When a Sad Song Made It Better

Dropping the needle, I would rush to sprawl across my twin bed and pick up the stiff cardboard album jacket. Only then, once the music began, did I allow myself the magic of studying the album's back cover and the lyrics printed on the inside liner.
12/03/2014 01:47 pm ET Updated Feb 02, 2015
detail of vintage record player ...
detail of vintage record player ...

When I was a teenager, my life was defined by music and words. And those two forces culminated in a special sort of youthful ecstasy every time I bought a new record album.

Each step of that ritual is still as engrained in my memory as the grooves are in the dusty and warped vinyl disks which now lay boxed up in a corner of my basement.

I would nearly run the eight blocks home from the shopping center and shut the door to the bedroom I shared with my older sister. I'd cradle my new record between both hands and gently place it on the turntable. Dropping the needle, I would rush to sprawl across my twin bed and pick up the stiff cardboard album jacket.

Only then, once the music began, did I allow myself the magic of studying the album's back cover and -- if I was particularly fortunate-- the lyrics printed on the inside liner. A song never hits its mark, never fully transported me from my parochial world, until I read the lyrics.

My friends and I listened to all the popular artists. Most of us preferred classic rock; a few had a taste for new "punk" or for country. We all had our favorite party music and later, our favorite cruising music, enjoyed by the lucky few with a cassette deck in their car. We saved our babysitting money and occasionally convinced our parents to let us attend a concert at the local arena. We'd stand and flick our lighters, singing along, when the band played our favorite song.

But at 15, I envisioned myself a poet. And, especially when I was home -- alone in my bedroom -- I gravitated most toward the musical poets: the brooding deep-thinkers, the songwriters who wrote of soul-searching, of lost love and of loneliness.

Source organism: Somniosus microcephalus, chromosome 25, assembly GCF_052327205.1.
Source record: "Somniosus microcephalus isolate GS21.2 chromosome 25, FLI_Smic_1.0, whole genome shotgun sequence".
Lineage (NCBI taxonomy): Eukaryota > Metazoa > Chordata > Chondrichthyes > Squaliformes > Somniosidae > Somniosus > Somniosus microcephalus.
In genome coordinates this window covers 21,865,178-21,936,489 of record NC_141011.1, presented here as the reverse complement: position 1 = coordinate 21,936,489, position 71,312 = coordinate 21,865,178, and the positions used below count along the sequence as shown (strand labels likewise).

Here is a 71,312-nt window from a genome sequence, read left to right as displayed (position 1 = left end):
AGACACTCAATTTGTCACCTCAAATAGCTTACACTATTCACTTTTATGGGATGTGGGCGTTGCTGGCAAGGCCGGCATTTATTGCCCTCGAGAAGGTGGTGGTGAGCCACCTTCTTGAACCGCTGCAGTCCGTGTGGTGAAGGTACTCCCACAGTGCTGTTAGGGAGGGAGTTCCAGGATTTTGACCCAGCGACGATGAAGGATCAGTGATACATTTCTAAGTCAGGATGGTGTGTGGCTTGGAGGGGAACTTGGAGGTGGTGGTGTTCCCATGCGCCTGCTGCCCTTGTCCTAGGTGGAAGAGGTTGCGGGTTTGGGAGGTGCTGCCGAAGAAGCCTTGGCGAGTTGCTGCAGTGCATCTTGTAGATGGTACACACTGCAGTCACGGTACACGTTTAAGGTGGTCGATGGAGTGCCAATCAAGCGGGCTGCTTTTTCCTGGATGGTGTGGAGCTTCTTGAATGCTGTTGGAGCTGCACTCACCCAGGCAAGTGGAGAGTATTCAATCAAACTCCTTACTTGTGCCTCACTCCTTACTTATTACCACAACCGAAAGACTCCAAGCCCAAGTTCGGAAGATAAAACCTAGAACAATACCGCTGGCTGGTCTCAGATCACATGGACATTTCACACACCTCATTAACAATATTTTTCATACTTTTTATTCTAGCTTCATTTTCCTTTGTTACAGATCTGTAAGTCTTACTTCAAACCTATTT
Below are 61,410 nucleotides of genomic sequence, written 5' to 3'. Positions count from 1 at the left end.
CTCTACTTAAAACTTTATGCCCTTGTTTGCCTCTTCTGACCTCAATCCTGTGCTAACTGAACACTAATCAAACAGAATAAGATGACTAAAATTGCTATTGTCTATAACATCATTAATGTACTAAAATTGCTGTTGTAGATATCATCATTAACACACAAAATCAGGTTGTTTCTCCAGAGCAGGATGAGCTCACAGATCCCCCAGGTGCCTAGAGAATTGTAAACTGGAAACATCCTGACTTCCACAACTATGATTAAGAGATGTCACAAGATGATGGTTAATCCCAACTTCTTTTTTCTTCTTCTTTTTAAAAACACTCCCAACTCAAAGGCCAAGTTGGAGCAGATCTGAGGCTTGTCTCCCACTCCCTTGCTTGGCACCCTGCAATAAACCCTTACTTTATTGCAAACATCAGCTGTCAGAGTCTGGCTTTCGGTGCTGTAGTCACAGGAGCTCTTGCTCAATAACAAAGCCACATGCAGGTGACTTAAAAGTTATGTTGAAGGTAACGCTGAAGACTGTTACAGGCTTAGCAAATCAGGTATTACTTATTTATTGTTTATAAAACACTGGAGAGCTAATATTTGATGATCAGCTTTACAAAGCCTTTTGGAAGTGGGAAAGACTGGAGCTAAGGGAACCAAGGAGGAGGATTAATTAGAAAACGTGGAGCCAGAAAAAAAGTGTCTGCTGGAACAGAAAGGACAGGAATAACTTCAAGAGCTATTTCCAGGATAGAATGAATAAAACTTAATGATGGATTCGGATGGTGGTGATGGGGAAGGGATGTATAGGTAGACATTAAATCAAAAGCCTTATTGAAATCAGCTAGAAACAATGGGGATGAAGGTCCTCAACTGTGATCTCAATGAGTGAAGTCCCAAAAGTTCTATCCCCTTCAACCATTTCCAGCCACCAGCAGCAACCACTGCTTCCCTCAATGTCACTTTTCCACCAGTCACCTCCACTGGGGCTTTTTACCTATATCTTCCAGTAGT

Not that I personally knew much of those emotions, except the seemingly universal discontent and rebellion of youth. I'd been enveloped within a safe harbor all my life, with two loving parents and a secure neighborhood. I was never abused nor terribly socially maligned. The worst horrors I'd experienced were a locker room fight and the betrayal of a teenage boyfriend.

So, what drew me to these melancholy types of songs? Did I simply want to open my arms to the shower of all possible human emotions? Was I under the adolescent power of hormonal overdrive? Was I suppressing some buried sadness I wasn't willing to acknowledge or admit?

It wasn't clear then. And I guess it isn't still.

All I know is that even at those occasional moments in which I did feel burdened by some teenage angst or weepiness, I immersed myself within it. I listened to my favorites, to old classics recorded years before I was truly old enough to appreciate them: to The Beatles, Bob Dylan and Neil Young. I'd hear Cat Stevens' "Father and Son" and nod, knowing my feelings weren't just my own. I'd read the lyrics to "The Needle and the Damage Done," hug myself, and hold out hope that my life would end much later and far less tragically.

I would drop the needle on the stereo a second time, a third.

I'd listen and sing along with each sad song, over and over, until feeling worse somehow made me feel... better.

Hours later, after the stereo fell silent, I'd find myself writing my own words. I configured pieces of my leftover emotions into rough lines of poetry which I might get brave enough to submit to my high school paper. More often than not, I would just hide the spiral notebook under my mattress.

I wonder, still, whatever became of those notebooks.

I haven't written a poem since I was in high school. My writing has changed, as have my reading tastes. Yet nothing touches me more, even now, than a melancholy melody or an introspective tune.

Oh, how I still love a sad song.

It's not the same now, of course. I haven't bought a vinyl record in decades. I seldom even buy a CD anymore. When I do, I don't sprawl across my bed, pull out the paper insert and attempt to memorize every tiny printed word. Most of the music I buy these days is downloaded, the lyrics accessed only by searching the Internet.

I still love music, but it doesn't move me, doesn't possess me, quite like it did when I was 15. Maybe it's the digital age. Or maybe it's my age.

If my favorite songs still came embedded in scratchy 33-and-a-1/3 rpm disks, with full-size graphics and lyrics, I wonder how music might affect me now. Would it still encourage me to dig deeper within myself? To try to connect with others through their musical autobiographies? To live fully -- for a few hours or even a few minutes -- within someone else's soul-searching musical story?

Or perhaps it's not the format at all. Maybe we simply view the world in an entirely different way when we're young.

All I know is, I never felt so sad, so often, as when I listened to music at fifteen.

Man, did it make me happy.